Solemnity of the Assumption
As a child, I was greatly influenced by my mother’s faith and devotion. She taught me to love the Rosary, the Stations of the Cross and frequent Communion. So also, in the years after Jesus ascended into heaven, and before her Assumption into heaven, Mary taught the Church love of the Eucharist. She must have received Holy Communion many times before her Assumption into heaven. She would have had a “First Communion” like all of us. Now, after her Assumption, Mary, Mother of the Church, wants to draw us closer to her Son in the Eucharist, until the day when she will embrace us with the same love with which she embraces Jesus
I am especially grateful to Mary in the mystery of her Assumption because it was on this day that I received the letter accepting me as a postulant at the monastery. Later, I renewed my temporary vows on the solemnity of the Assumption, and later still, I was ordained as a priest on August 15, 1998.
Today, Mary’s special love for New Melleray is celebrated in the appointment of a new Father Immediate, Mother Rebecca, to watch over the progress of our community, to help and support Fr. Brendan in the exercise of his pastoral charge, and to foster harmony in the community. We are grateful that she has accepted this additional responsibility along with her care for Mississippi Abbey.
The next couple years will decide whether or not Our Lady of New Melleray can continue as a viable community. Humanly speaking, the lack of new members makes closure seem inevitable. But we pray that the Virgin Mary’s love for the monks and this place will prevail and bring hope for a new Spring Time in the life of the abbey and its place in the Church. For we live as witnesses that Mary is the Mother of God, assumed into heaven, where she lives as Mother of God and of the Church.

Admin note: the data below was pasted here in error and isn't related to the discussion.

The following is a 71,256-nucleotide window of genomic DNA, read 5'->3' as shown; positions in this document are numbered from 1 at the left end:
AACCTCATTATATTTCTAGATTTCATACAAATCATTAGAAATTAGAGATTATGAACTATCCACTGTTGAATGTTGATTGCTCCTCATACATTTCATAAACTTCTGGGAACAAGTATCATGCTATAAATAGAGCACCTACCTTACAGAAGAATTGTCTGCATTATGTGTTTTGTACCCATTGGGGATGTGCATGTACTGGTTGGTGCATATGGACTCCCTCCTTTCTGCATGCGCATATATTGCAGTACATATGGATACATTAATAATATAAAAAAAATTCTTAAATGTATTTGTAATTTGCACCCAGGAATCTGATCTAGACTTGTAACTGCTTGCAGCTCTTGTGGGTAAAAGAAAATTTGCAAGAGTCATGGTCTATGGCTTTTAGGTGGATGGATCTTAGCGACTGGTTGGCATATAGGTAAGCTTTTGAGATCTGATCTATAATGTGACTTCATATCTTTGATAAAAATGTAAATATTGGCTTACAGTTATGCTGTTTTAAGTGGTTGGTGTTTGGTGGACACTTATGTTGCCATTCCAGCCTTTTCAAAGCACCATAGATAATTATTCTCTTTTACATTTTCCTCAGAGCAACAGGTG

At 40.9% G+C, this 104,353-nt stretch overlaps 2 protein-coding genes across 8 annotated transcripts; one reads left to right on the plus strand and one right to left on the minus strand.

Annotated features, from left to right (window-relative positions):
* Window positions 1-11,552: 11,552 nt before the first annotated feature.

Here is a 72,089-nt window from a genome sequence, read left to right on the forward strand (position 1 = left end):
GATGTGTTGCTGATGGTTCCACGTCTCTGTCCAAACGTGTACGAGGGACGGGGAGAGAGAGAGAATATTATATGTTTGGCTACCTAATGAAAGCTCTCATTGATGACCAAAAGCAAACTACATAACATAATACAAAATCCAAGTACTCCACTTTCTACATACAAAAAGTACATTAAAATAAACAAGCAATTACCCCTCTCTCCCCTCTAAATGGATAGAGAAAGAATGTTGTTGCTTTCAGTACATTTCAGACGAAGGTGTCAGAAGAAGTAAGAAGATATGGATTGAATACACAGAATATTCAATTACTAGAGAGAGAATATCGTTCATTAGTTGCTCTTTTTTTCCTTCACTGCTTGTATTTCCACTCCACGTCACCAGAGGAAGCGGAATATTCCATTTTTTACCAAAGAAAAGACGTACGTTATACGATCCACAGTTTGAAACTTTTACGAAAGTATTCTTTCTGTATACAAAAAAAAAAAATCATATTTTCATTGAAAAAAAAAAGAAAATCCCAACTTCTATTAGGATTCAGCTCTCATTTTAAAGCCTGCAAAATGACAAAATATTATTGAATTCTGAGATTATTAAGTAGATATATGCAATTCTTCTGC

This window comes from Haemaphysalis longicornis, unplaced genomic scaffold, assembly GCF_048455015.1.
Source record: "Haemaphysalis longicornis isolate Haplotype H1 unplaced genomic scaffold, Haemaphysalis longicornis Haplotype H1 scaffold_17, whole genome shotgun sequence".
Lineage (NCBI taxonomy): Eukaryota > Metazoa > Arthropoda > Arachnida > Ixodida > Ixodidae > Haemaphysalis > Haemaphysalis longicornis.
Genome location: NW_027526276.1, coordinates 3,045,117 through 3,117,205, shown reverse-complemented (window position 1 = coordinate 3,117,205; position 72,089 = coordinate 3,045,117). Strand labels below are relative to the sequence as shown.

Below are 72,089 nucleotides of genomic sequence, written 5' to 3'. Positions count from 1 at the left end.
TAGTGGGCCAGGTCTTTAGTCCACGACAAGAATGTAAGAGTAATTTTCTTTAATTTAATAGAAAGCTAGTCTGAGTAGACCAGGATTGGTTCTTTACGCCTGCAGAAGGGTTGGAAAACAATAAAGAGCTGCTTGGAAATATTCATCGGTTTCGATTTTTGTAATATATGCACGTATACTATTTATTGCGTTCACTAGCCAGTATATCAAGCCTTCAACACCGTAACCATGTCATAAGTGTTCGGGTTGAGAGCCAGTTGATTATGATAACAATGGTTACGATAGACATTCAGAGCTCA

When St. Paul began preaching in the city of Ephesus, he stirred up the anger of citizens who were devoted to their Greek goddess, Artemis. He told them that gods made by human hands are not gods at all. Enraged, the people shouted for two hours, “Great is Artemis of the Ephesians.” But the seed of Christianity was now planted in their hearts.
Four hundred years later, Bishop Nestorius, Patriarch of Constantinople, began preaching that Mary was only the mother of Jesus, a human person, not God. But the Council of Ephesus refuted him and affirmed that Jesus is God, a divine Person, so Mary truly is the Mother of God. Enthusiastic crowds surged through the streets as they did four hundred years earlier, but now shouting, “Holy Mary, Mother of God!” And to this day, every time we pray the Rosary we join them by saying, “Holy Mary, Mother of God, pray for us sinners now and at the hour of our death.”
Mary is not only the mother of Jesus who is God, but also of his whole body, the Church, because she gives birth to our sharing in God’s own divine nature. And like every good mother, she shows us the way to God by her example, especially her Assumption into heaven.